“As the Allied invasion drew near, I received a set of instructions that filled me with apprehension. The local German headquarters was located at a resort area near Clermont-Ferrand. The Maquis was ordered to wipe it out. It was well guarded, of course, and except for Andre, none of us had managed to even get close to it.” Malchus sips his brandy thoughtfully. “The only way we could succeed, André insisted, was for him to again impersonate a German officer, thus avoiding inspection, and carry a bomb into the headquarters in his briefcase.”

“Like von Stauffenberg’s attempt to assassinate Hitler,” Kate interjects.

“Exactly. André would then stash the briefcase where the Germans wouldn’t spot it and try to escape before it went off. I was ordered to London the evening before the assault on the headquarters, so it was not until sometime later that I learned the details of what happened.

“The German headquarters was a large stone building with a gated driveway. German soldiers stood guard at the gate and at the entrance to the main building. On the designated day, a German staff car pulled up to the gate. In the back, André Baudieu was dressed in a colonel’s uniform. The driver, Paul Martel, dressed as a corporal.

“Andre flashed his credentials to the guards and was permitted entrance. At the headquarters entrance, he emerged from the staff car, signaled Paul to wait for him, and displayed his credentials once again to the guards. They let him enter.

“Paul sat in the staff car nervously smoking cigarette after cigarette, glancing repeatedly at his watch.

Finally, he turned the ignition key and started the staff car up.

“There was a commotion within the building. Paul hesitated.

“A series of shots rang out.

“Paul jammed down on the accelerator. The tires squealed as the staff car sped out of the compound, knocking down one of the gate guards.

“Almost simultaneously, the headquarters building was shaken by a huge explosion.”

“So André was killed in the explosion,” says Mac.


“But what does the death of your friend have to with this manuscript?” asks Kate.

“The night I left for London, just before the Clermont-Ferrand attack, André came to my room.

I was reading my instructions from London when André entered, carrying a medium-sized wooden chest.

‘I’ve brought you something I’d like you to keep for me,’ he said. ‘In case I don’t get back it’s yours and you can do with it what you want.’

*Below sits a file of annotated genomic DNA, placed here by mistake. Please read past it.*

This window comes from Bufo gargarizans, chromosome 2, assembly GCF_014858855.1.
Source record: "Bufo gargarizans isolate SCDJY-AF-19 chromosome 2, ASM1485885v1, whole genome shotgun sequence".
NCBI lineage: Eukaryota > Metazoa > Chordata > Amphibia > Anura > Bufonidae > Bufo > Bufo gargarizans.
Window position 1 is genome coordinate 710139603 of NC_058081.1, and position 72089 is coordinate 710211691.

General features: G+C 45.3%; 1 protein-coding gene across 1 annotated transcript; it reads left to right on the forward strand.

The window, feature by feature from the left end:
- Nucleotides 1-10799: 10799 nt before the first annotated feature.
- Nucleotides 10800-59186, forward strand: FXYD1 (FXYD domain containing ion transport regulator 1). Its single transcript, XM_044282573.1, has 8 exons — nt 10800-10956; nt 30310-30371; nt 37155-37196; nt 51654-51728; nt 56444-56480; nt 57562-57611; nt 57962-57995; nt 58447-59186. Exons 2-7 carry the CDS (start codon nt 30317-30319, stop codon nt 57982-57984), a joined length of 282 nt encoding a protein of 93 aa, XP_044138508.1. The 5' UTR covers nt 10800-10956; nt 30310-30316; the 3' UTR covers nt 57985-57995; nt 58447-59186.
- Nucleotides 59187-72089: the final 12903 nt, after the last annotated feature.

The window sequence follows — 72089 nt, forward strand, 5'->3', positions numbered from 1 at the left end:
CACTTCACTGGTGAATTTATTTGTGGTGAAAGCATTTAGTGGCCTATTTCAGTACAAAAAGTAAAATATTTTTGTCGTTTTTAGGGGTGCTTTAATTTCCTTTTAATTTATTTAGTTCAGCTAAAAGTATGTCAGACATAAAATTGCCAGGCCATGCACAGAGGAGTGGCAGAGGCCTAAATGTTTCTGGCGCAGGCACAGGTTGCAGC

‘Don’t talk of not getting back.’

‘It’s a manuscript. A kind of diary really, but out much continuity.’

‘Whose diary?’


“Then André launched into the most fantastic story I’ve ever heard. I Listened to him in complete disbelief, convinced that he had gone mad. Of course, I tried not to let him know how I felt. I listened politely. We shared a final glass of wine and then he left. I never saw him again.

“I was so depressed over his death that I never read the manuscript. That is, until a few weeks ago. When I did, I realized that André might not have been mad. I want the two of you to examine it and render your best professional opinions.”

“But I’m no expert on modern manuscripts,” Kate protests.

“And what am I supposed to contribute?” Mac is curious.

Malchus smiles faintly. “In the first place, it is not a modern manuscript, at least not most of it. And, in the second, much of it is in ciphers and codes of various kinds.”

“What do you mean it’s not a modern manuscript?” Kate is incredulous. “I thought you said it was André’s diary.”

“It is.”

“Maybe you better tell us what Andre Baudieu said to you that night,” says Mac firmly.

“He told me that he was the Wandering Jew.” Malchus says matter-of-factly.

Kate and Mac look stunned.

Streicher and Timmy sit at a table across from one another, mugs of half-consumed beer on the side. Streicher is reading through the report that Timmy has compiled for him.

“He leads a quiet enough life. Your Mr. McTeague.” Streicher does not respond. “Can I ask why you’re interested in him?”

“None of your business, Timmy.”

“OK, OK. Didn’t mean to pry. Is the report satisfactory?”

“It’s fine, Timmy. You did a good job.”

“Good. Then if you’ll just pay me up, I’ll be off.”

Streicher glances around the crowded bar. “Not here. Let’s go outside.”

They leave the bar and walk two blocks to a deserted alley.

“Here’s good enough.” Timmy is impatient.

Streicher reaches into his inside jacket pocket and extracts a long metal spike.

He grabs Timmy and spins him around. Before the little man can utter a word, Streicher plunges the spike into his throat. Timmy falls to the pavement. Streicher quickly removes the spike and walks rapidly to the end of the alley and disappears from sight.